A Girl is a Half-Formed Thing

You won’t forget this story even though you will try.”

Review by Malcolm Campbell

“For you. You’ll soon. You’ll give her name. In the stitches of her skin she’ll hear your say. Mammy me? Yes you. Bounce the bed, I’d say. I’d say that’s what you did. Then lay you down. They cut you round. Wait and hour and day.”

Riverrun of words, past church and family and worse, from swerve of hope to bend of knee, you might think you’re reading “Finnegan” again as you start Eimear McBride’s streamOFconsciousness novel A Girl is a Half-Formed Thing. James Joyce leaves early on, though when you reach the novel’s final words, you might agree this story is a wake.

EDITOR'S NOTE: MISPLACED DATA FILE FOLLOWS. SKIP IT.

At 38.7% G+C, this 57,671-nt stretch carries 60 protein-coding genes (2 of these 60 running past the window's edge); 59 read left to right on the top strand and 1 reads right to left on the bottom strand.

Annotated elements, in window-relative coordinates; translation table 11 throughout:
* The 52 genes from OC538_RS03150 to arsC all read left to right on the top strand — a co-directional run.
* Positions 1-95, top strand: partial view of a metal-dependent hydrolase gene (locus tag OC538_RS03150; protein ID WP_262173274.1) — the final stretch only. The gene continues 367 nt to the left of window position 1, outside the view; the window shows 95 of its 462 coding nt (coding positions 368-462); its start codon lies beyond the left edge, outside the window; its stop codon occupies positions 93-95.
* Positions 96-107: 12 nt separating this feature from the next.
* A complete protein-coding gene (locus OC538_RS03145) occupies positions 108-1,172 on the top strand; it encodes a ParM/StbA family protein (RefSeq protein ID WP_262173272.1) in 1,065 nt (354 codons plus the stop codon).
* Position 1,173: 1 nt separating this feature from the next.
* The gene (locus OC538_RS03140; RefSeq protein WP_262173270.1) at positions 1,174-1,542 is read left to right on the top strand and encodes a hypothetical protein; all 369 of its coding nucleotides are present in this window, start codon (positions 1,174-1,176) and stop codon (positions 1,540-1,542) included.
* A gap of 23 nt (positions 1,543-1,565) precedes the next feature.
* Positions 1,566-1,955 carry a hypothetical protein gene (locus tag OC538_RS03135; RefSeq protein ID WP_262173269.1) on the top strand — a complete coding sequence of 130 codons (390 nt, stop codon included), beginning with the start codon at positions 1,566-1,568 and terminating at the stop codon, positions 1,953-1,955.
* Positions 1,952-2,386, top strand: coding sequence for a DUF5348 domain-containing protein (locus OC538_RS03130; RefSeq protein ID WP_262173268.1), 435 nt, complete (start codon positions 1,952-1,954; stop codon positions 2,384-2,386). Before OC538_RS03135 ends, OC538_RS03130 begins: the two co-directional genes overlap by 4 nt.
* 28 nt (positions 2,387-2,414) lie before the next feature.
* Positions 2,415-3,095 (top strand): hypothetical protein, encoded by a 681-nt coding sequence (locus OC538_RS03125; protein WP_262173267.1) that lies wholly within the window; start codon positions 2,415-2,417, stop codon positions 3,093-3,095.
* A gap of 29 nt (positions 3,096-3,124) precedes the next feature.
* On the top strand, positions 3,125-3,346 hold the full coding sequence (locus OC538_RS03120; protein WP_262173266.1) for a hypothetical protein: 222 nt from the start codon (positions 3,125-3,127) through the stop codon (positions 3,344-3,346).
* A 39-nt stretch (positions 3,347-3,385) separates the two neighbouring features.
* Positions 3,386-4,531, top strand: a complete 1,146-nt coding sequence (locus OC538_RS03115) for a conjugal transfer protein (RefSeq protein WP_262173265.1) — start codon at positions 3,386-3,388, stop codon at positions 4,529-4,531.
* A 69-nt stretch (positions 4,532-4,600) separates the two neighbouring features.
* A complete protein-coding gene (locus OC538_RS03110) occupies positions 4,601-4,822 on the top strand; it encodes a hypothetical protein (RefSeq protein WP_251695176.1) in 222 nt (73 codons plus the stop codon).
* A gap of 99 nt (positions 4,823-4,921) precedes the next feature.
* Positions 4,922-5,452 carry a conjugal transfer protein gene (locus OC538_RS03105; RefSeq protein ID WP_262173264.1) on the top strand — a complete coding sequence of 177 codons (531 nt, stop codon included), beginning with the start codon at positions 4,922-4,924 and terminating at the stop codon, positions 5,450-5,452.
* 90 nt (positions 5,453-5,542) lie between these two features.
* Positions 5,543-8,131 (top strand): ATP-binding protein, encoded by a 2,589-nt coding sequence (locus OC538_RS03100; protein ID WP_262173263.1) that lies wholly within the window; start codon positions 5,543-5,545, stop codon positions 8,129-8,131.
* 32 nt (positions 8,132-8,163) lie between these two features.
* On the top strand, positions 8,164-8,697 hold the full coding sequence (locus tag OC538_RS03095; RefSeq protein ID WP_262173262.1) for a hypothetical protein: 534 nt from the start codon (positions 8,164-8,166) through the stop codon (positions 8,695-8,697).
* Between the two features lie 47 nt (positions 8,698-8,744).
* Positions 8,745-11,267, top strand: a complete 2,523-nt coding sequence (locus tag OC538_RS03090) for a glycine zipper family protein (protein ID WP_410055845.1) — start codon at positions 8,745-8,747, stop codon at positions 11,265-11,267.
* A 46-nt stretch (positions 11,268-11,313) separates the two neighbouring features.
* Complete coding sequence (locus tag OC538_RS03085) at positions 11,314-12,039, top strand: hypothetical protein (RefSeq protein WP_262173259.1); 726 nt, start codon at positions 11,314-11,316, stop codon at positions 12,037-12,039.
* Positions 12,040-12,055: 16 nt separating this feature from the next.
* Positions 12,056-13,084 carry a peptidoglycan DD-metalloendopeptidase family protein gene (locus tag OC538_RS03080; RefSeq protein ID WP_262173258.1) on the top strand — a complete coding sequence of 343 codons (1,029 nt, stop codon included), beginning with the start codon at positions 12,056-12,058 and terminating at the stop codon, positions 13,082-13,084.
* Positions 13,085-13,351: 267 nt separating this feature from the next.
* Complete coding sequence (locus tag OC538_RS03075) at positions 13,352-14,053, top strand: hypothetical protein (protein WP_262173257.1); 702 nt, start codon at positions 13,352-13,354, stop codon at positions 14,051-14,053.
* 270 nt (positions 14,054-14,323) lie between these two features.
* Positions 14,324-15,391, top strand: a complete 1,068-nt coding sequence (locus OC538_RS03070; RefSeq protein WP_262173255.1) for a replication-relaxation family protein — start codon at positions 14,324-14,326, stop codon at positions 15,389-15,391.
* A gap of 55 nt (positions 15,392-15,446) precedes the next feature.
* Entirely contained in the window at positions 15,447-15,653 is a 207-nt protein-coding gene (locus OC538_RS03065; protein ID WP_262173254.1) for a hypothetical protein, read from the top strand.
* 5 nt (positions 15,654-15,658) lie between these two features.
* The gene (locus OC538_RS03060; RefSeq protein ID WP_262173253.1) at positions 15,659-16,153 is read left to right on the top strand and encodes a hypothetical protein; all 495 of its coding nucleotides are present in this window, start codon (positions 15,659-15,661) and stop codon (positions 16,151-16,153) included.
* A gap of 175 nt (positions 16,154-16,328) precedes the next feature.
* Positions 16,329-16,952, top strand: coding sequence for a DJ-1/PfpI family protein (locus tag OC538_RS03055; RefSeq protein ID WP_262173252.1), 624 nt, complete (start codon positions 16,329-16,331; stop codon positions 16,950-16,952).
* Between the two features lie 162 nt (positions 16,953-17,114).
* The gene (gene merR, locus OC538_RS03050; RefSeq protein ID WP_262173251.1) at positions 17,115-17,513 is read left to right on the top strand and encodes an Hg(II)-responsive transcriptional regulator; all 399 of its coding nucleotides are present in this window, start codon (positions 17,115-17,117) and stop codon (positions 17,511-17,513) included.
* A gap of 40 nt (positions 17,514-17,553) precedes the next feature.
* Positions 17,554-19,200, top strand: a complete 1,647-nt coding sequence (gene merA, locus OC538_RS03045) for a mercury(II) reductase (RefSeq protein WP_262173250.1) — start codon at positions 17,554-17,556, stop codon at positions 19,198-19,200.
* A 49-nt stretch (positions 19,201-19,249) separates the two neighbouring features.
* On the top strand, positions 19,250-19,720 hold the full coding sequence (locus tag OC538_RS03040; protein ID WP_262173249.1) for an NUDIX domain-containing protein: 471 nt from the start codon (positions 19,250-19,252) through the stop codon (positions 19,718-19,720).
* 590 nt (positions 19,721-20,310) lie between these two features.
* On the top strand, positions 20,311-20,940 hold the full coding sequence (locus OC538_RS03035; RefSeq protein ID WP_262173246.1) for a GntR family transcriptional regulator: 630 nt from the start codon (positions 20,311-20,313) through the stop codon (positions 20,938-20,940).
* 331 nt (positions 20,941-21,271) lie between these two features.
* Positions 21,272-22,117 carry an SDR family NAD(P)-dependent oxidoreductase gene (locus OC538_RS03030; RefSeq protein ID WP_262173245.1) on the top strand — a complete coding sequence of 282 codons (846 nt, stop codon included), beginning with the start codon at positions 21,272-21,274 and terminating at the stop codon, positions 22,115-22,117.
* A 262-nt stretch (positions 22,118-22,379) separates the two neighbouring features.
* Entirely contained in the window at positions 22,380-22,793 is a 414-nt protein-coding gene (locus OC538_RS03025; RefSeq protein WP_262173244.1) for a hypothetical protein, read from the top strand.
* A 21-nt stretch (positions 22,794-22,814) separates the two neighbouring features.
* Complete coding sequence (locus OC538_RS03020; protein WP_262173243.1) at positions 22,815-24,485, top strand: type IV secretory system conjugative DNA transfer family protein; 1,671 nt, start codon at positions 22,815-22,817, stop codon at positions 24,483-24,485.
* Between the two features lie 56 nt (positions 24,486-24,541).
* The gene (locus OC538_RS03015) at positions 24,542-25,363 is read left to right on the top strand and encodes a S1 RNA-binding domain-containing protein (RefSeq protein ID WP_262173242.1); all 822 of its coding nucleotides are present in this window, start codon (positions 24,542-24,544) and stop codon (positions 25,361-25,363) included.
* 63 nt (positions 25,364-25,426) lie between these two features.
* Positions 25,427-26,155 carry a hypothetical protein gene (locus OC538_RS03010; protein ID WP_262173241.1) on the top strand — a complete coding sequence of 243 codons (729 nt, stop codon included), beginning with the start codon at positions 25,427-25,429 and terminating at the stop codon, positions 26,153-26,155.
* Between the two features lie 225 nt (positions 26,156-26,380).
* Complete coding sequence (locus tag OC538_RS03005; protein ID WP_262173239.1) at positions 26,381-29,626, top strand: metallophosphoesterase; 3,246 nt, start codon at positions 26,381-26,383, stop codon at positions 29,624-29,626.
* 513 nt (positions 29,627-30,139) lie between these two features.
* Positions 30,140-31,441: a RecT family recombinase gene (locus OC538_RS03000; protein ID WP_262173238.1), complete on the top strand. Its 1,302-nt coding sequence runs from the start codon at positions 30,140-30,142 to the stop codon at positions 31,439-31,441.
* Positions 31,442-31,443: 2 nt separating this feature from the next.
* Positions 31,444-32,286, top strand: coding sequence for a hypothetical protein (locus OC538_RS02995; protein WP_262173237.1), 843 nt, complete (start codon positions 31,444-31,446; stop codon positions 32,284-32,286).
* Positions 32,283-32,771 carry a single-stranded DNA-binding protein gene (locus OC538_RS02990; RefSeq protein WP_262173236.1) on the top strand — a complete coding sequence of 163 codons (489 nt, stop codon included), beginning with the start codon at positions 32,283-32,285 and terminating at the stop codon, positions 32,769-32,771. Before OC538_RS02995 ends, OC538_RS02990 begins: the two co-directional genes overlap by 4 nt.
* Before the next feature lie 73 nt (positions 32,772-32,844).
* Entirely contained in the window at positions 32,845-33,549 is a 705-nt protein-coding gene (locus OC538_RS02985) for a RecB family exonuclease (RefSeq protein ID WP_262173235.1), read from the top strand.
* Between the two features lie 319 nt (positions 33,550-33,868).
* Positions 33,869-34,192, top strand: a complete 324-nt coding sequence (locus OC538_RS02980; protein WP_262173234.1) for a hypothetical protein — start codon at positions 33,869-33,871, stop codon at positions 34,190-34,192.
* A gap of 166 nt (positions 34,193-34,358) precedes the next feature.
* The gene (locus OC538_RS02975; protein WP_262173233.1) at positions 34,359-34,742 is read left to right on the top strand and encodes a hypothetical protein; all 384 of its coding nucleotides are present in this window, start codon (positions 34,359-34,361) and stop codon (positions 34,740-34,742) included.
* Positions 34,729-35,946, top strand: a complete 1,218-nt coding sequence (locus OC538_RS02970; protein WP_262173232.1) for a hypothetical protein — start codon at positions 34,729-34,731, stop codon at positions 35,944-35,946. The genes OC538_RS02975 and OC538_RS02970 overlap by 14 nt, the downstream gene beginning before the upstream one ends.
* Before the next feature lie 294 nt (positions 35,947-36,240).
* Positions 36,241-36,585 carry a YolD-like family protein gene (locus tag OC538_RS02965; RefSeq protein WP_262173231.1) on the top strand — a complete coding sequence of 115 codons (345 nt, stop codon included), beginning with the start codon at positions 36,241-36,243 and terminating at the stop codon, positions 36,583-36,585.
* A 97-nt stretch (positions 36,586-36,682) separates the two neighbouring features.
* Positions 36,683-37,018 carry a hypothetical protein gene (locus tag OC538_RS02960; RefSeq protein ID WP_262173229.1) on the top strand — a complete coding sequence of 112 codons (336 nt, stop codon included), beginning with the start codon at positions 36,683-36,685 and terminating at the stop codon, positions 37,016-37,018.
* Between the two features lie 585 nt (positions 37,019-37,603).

It’s also a mental letter of sorts, an interior monologue, from a rebellious sister to a brother with a brain tumor, within.the.tight.confines of a dysfunctional household, abuse and other perversions, rape and WorseThanRape, and the protagonist’s desperately destructive behavior. We are INside her head. Too much for simple syntax there, though sin is a constant theme, and prayers, too, so when James Joyce leaves the book by the back door, Virginia Woolf arrives at the front door. Figuratively speaking. You should be afraid, for this book will wreck you as though you yourself are violating the protagonist page by heartbreaking page, you bastard. Continue reading